1 September 2010 Analyzing Estuarine Shoreline Change: A Case Study of Cedar Island, North Carolina
Lisa Cowart, J. P. Walsh, D. Reide Corbett
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Continued climate change, sea-level rise, and coastal development have lead to concern about shoreline dynamics beyond oceanfront areas, encompassing more sheltered coastal water bodies such as estuaries. Because estuaries are critically important ecosystems, understanding coastline changes in these areas is necessary to evaluating resource risks. A transect-based approach is commonly used to quantify shoreline change on linear (i.e., ocean) shorelines; however, due to the complex morphology of the study area, a point-based approach was developed and applied in this study. Shoreline-change rates and additional parameters (i.e., wave energy and shoreline composition) were determined using 1958 and 1998 aerial photography and available datasets. From this data, the average shoreline change in the study area is −0.24 m yr−1, with 88% of the shoreline eroding. Of the parameters analyzed, shoreline composition appears to have an important control on shoreline erosion, whereas wave energy is not significantly correlated with shoreline-change rates.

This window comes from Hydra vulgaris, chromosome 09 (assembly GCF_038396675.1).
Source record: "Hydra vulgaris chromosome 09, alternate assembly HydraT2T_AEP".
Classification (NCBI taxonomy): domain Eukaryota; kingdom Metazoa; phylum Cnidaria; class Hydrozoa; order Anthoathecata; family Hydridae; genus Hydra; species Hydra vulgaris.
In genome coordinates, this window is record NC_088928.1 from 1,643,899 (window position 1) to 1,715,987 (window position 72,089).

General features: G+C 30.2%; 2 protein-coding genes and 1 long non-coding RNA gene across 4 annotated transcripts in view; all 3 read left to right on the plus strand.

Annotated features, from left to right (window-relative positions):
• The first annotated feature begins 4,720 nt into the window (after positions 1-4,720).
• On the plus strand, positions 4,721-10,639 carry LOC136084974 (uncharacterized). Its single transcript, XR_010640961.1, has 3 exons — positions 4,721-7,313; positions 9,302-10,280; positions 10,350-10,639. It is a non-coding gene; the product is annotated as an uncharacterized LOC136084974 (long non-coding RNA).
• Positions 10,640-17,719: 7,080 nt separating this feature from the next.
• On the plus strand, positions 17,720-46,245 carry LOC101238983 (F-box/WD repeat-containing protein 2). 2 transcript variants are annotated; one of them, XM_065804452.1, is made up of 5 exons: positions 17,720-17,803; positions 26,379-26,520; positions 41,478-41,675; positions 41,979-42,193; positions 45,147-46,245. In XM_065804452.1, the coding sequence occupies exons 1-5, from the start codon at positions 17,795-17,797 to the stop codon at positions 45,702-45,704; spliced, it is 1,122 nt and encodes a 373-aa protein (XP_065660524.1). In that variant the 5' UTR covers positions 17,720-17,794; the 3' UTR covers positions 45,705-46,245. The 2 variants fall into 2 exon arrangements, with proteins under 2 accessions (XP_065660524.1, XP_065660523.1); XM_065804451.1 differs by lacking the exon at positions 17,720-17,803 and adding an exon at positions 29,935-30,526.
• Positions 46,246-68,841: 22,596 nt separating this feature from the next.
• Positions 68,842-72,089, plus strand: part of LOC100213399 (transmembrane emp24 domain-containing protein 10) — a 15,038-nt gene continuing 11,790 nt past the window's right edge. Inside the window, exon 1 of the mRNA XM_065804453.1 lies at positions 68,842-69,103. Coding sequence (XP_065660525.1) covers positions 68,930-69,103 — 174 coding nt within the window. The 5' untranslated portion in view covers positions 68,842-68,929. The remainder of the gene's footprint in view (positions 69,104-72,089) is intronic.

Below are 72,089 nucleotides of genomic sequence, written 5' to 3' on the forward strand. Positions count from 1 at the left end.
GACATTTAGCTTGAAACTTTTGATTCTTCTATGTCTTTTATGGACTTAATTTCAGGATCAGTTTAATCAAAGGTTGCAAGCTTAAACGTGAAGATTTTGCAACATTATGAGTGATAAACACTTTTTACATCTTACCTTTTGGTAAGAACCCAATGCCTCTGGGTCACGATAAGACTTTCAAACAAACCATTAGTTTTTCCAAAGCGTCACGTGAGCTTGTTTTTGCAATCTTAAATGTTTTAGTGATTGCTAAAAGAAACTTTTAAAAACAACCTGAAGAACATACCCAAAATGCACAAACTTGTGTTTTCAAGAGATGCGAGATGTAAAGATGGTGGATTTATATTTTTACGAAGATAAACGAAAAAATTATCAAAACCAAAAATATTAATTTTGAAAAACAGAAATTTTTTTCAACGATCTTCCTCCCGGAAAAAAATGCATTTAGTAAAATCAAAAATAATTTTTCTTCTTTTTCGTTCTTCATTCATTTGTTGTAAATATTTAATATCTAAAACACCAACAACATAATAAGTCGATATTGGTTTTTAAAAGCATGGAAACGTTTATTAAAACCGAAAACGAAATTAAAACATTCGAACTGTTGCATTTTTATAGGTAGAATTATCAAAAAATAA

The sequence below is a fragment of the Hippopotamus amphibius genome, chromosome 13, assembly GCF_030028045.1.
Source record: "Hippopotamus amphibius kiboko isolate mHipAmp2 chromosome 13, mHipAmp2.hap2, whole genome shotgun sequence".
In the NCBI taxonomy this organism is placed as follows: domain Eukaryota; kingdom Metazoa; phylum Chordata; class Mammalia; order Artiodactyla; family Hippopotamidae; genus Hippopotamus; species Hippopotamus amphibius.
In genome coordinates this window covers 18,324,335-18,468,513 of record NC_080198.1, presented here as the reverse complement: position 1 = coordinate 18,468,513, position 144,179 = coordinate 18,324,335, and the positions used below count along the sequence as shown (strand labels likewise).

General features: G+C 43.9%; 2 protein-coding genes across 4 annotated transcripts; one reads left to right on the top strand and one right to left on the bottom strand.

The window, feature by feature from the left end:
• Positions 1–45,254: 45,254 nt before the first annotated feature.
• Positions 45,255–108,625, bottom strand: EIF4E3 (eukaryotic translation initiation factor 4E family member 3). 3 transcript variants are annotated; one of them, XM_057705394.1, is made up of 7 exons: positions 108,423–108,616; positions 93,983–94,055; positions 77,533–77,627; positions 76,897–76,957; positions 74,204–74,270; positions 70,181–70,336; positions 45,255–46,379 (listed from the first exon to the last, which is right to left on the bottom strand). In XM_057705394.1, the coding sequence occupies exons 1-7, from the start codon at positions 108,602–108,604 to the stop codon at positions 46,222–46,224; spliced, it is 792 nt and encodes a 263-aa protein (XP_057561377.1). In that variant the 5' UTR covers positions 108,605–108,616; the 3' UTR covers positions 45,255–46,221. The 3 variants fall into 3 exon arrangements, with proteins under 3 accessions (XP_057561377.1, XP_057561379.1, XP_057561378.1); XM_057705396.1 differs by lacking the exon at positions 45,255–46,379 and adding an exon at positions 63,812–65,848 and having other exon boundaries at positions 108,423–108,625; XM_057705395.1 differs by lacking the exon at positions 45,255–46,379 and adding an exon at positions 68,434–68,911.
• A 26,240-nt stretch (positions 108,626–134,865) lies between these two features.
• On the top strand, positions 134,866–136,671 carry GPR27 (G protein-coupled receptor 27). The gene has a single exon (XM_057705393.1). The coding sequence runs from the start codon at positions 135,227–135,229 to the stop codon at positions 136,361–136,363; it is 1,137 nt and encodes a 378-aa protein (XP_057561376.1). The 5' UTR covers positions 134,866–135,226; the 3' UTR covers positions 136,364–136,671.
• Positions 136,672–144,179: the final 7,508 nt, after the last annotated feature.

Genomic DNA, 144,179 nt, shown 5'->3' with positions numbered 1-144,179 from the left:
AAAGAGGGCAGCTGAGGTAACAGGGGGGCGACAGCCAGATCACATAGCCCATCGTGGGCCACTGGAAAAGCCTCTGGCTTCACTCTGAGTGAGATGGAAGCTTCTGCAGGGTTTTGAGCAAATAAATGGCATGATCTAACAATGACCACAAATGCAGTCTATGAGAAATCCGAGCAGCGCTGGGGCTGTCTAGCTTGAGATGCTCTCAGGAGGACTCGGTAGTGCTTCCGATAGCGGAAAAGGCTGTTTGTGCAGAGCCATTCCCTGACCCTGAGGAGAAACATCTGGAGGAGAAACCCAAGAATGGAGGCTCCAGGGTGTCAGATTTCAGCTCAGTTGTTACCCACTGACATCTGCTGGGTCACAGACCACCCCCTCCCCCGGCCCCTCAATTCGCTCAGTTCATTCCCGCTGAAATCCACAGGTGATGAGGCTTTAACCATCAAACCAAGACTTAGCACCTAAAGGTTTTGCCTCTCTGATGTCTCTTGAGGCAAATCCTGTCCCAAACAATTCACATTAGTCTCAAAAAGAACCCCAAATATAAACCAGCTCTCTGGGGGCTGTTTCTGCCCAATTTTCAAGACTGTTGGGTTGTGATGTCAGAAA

Lisa Cowart, J. P. Walsh, and D. Reide Corbett "Analyzing Estuarine Shoreline Change: A Case Study of Cedar Island, North Carolina," Journal of Coastal Research 2010(265), 817-830, (1 September 2010). https://doi.org/10.2112/JCOASTRES-D-09-00117.1
Received: 21 August 2009; Accepted: 31 December 2009; Published: 1 September 2010
endpoint rate
shoreline composition
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